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    85db is very loud. The way you worked the mic is fine, as long as you held it in the same spot for all the speakers. Did you have the meter set to "C" weighting and "Slow" response? I'm not sure why, but that's how it should be set before you begin.
    Dynamic Range on what?
     
  13. John Stockton

    John Stockton Second Unit

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    I would re calibrate all the channels except the Subwoofer and set them at 75 dB with C weighing and Slow response.
    Unfortunately the result you get by setting the Subwoofer channel with an SPL meter is misleading at best. The proper way of setting the SW channel (in fact all the channels) is with an RTA(Real time Analyzer) Since RTA's are very expensive and not practical for home use, I suggest using your SPL and setting it for 78 dB and then listening to some material and making further adjustments if needed. The C weighing and Slow response also applies.
    Also mount your microphone on a tripod and point it to where your front wall meets the ceiling. Do not stand behind or in front of the microphone when taking the reading.
     
  14. bubblebuddyi

    bubblebuddyi Extra

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    I have a setting on my receiver in Sound Setup called, Dynamic Range. The settings are, Min/Auto STD Max. I'm just going to leave it at Min/Auto since I can't figure out what it does.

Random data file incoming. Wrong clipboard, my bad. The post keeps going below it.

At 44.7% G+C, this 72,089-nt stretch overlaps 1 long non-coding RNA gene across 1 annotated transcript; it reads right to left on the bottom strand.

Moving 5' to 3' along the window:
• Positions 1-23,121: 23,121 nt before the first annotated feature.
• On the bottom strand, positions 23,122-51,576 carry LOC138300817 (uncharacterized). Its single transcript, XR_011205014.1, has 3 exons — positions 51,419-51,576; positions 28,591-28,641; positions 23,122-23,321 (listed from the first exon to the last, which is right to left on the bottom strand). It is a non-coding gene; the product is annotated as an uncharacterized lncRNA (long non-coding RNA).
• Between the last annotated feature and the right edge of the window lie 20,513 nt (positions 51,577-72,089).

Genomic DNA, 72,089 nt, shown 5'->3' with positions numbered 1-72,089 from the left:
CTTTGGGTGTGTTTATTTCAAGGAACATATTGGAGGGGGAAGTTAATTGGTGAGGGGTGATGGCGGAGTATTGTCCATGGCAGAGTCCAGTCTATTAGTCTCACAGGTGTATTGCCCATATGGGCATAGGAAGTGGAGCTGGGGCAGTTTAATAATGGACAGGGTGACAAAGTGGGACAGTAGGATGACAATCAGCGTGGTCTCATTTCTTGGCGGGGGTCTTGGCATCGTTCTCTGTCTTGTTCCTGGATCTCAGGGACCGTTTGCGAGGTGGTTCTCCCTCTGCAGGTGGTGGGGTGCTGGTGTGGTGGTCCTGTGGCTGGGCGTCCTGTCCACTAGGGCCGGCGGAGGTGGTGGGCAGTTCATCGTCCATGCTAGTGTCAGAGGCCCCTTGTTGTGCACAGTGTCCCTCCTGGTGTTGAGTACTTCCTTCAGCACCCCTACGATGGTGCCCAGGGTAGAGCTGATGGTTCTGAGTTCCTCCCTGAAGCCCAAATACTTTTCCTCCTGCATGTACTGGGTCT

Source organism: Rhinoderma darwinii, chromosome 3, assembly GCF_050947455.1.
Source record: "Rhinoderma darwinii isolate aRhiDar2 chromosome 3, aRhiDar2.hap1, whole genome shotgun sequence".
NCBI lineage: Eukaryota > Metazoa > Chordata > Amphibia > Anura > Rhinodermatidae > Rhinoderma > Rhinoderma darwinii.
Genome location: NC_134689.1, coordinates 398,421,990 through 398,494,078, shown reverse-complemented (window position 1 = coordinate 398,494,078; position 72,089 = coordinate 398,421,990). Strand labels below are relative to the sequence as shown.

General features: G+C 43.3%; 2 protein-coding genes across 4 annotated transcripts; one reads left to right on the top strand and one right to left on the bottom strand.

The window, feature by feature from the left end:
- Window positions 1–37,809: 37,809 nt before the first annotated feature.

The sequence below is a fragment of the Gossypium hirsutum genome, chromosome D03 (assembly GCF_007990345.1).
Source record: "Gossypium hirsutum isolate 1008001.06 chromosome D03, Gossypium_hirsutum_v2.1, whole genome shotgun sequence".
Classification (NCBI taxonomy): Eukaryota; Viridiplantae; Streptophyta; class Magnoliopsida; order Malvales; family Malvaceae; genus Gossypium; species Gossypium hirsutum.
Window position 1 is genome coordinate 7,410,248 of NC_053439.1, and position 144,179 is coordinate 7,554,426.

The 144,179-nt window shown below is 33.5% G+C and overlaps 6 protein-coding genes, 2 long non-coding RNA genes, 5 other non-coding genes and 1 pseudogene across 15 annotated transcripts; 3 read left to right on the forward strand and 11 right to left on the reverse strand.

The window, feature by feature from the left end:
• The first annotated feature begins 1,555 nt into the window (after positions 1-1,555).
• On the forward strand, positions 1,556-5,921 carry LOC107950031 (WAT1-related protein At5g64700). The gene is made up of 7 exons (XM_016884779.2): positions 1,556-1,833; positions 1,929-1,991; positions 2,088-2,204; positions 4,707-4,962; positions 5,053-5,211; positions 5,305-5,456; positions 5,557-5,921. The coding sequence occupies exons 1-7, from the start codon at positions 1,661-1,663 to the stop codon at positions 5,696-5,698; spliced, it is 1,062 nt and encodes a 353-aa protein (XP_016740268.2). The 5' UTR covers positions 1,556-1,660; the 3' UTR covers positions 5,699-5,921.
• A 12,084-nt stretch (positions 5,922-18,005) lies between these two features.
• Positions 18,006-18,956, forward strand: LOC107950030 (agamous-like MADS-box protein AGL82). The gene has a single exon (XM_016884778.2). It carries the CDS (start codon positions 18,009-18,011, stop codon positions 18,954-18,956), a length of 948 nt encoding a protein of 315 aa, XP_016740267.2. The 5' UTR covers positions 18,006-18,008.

I will give this a shot, thanks for the tip. I had mine set to fast response. I should have the DB meter at head level while sitting, right?
     
  15. bubblebuddyi

    bubblebuddyi Extra

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    I set the front channels to 75db on the dot, and the rears to 76db. The sub is unknown, I'll just do it by ear. Apparently my distances were way off as well from the last time I set them. I could of sworn I set them correctly to my current seating position, but oh well. Fixed that too. I have to say I'm really impressed with the results! Sounds great now. Thank you for all the help!
     
  16. Jim Mcc

    Jim Mcc Producer

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    Setting the sub by ear is very difficult. Doesn't your Avia cal. disc have a test for setting the sub? It should. I have the old Sound and Vision cal. disc and it has one. It's made by Ovation Software, which is the company that makes the Avia disc. It's a test tone that alternates between the left front speaker and sub.
     
  17. bubblebuddyi

    bubblebuddyi Extra

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    I believe so, I have to use the meter for that sound test too. The way I have it now was the speakers were all set to 75, and the sub was between 76-68db. Still seems a bit over kill though.. It's a klipsch SW-450